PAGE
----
Blog Post 4 min read

How To Keep Employees Safe In Winter Weather

By Nina Terenzi, Dec. 07, 2021
Share this article

Frigid temperatures, snowstorms, icy roadways and surfaces, and strong winds are all a product of New England winters. These conditions present hazards to everyone, not the least of which are employees who spend a significant part of their workday outside. From illness to injuries, exposure, and even fatalities, it’s important for employers to take necessary precautions to protect them.

According to the U.S. Bureau of Labor Statistics, there has been an annual average of over 20,000 workplace slip-and-fall injuries involving ice, sleet, or snow that required at least one day away from work to recuperate, not including falls from heights or through unsecured surfaces. To help keep you, your employees, and your business safe from injury and lawsuits, we’ve put together a list of ways to reduce the risk of a winter-related accident.

1. Clear ice and snow from parking lots, walkways, and entries promptly and frequently. Even when cleared, use absorbent mats at entrances and post signs to indicate slippery surfaces.

2. Require and enforce proper attire for all employees. For example, delivery drivers or those who help load vehicles should wear slip-resistant shoes or boots. Employees who are exposed to the outdoors often should wear insulated, water-resistant boots and clothing.

3. Be mindful of snow shovel safety. Just like anyone who’s shoveling driveways and walkways at home, it can be a strenuous activity and cold weather can be extra taxing on the body in addition to the risk of a back injury or slips and falls. Start slowly by scooping small amounts of snow at a time and whenever possible, push the snow instead of lifting it.

If you have significant amounts of snow and ice to remove, use high-power equipment such as  a snowblower. Do a safety check before you use any equipment and always keep limbs away from moving parts. Also, never refuel while the machine is still plugged in and running.

4. Before attempting to remove snow and ice at a height, check for hazards. Provide safety training on how to stay alert and identify potential risks. For example, snow-covered roofs can disguise skylights and tripping hazards or even electrical wires. Before stepping onto any surface weighed down by snow, inspect it to ensure it’s structurally safe from collapsing under any additional weight.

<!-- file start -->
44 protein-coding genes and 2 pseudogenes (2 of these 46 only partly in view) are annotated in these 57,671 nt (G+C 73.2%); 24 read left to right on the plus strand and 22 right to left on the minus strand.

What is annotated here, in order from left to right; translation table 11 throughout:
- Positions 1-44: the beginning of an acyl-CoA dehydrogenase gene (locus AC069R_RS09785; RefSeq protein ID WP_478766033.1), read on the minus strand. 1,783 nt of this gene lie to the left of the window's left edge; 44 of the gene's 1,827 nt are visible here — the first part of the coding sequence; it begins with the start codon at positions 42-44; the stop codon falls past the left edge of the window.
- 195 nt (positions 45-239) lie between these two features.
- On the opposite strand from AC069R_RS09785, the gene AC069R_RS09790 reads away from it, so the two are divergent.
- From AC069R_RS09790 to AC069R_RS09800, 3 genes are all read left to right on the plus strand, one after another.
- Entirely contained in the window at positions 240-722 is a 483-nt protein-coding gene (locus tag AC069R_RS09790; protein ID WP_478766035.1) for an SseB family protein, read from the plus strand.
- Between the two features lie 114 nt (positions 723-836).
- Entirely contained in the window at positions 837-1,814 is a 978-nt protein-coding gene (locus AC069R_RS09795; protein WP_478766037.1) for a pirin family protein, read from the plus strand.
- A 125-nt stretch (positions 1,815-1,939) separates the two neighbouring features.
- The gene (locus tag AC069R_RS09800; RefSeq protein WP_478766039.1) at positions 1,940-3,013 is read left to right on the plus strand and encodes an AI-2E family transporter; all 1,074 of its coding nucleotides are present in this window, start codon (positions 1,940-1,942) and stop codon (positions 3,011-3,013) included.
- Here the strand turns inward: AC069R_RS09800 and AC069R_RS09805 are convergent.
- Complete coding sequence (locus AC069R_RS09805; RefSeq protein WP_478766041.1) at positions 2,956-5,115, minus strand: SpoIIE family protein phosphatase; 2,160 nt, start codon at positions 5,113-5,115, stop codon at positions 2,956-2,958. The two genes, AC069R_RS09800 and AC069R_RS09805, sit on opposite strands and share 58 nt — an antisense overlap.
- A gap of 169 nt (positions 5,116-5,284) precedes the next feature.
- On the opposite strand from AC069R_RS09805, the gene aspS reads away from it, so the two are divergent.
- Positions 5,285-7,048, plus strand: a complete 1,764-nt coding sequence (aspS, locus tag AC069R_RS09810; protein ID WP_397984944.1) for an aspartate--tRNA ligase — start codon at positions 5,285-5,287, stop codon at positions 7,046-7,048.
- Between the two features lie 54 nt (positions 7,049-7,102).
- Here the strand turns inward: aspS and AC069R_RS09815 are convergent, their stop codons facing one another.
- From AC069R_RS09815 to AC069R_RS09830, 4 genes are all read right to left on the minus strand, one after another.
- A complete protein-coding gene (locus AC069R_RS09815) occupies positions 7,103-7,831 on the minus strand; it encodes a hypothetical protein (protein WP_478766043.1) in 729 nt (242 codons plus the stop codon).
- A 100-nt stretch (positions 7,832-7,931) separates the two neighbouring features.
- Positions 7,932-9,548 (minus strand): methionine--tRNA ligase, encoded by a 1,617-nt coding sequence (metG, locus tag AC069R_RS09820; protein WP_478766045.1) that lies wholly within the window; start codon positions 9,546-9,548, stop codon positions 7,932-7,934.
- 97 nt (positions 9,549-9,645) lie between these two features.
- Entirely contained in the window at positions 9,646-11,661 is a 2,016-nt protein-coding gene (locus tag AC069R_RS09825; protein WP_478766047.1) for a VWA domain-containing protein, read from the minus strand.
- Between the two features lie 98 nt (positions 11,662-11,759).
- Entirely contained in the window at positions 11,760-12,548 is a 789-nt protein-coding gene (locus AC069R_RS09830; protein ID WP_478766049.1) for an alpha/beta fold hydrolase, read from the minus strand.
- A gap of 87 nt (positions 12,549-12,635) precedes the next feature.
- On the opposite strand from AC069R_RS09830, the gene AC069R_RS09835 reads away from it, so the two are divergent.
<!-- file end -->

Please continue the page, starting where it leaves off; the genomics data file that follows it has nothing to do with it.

5. Ladders can be hazardous even when it’s a beautiful spring day, and they’re extremely hazardous in snowy and icy conditions. They should only be used on surfaces that have been cleared of snow and ice and when there is enough friction underneath to keep them stable.

6. Provide a warm place for employees to take breaks.

7. Educate employees on the symptoms of cold stress, including hypothermia, frostbite, confusion, fatigue, and loss of coordination. Keep posters of these signs around the workplace as a frequent reminder.

8. Have professionals come to conduct a job-site hazard analysis. For instance, check for leaks and cracked concrete where melted snow can penetrate. Clear clogged gutters and downspouts, and make sure your HVAC systems have received appropriate preventive maintenance.

9. If your workplace has 10 or more employees, OSHA requires you to have an emergency action plan, but no matter how many employees you have, you should create and share your plan with everyone on the premises. Make sure your employees know what to do in case of a seasonal emergency including snow, ice, power outage, high winds, etc.

10. Take the weather into consideration when scheduling jobs that expose workers to weather for long periods of time. Try to schedule during the warmest and driest part of the day or year.

11. Encourage employees to bring extra, dry clothes to have on hand as needed.

12. Provide proper winter training at least once a year. This includes how to handle slippery surfaces, dangers of working in frigid weather, safety procedures to practice regularly, etc.

13. Promote safe driving for employees who spend a lot of time on the road. Winter weather can be most dangerous for those who get caught in an unexpected storm. Ensure your workers can identify hazards, are properly trained, and have the right equipment for an emergency. This includes:

  • Windshield ice scraper, snow brush, and shovel
  • Flashlight with extra batteries
  • Tow chain
  • Cellphone and/or two-way radio
  • Traction aids (bag of sand or cat litter)
  • Emergency flares and first-aid kit
  • Jumper cables
  • Snacks and water
  • Road maps
  • Blankets and a change of clothes

We hope these safety precautions help keep you safe all winter long. To learn more about business insurance, or to request a quote, visit our website. Or, to start working directly with a member of the Eastern Insurance Customer Service Team, call us at 1-800-333-7234 and select Option 2, or email us at

Share this article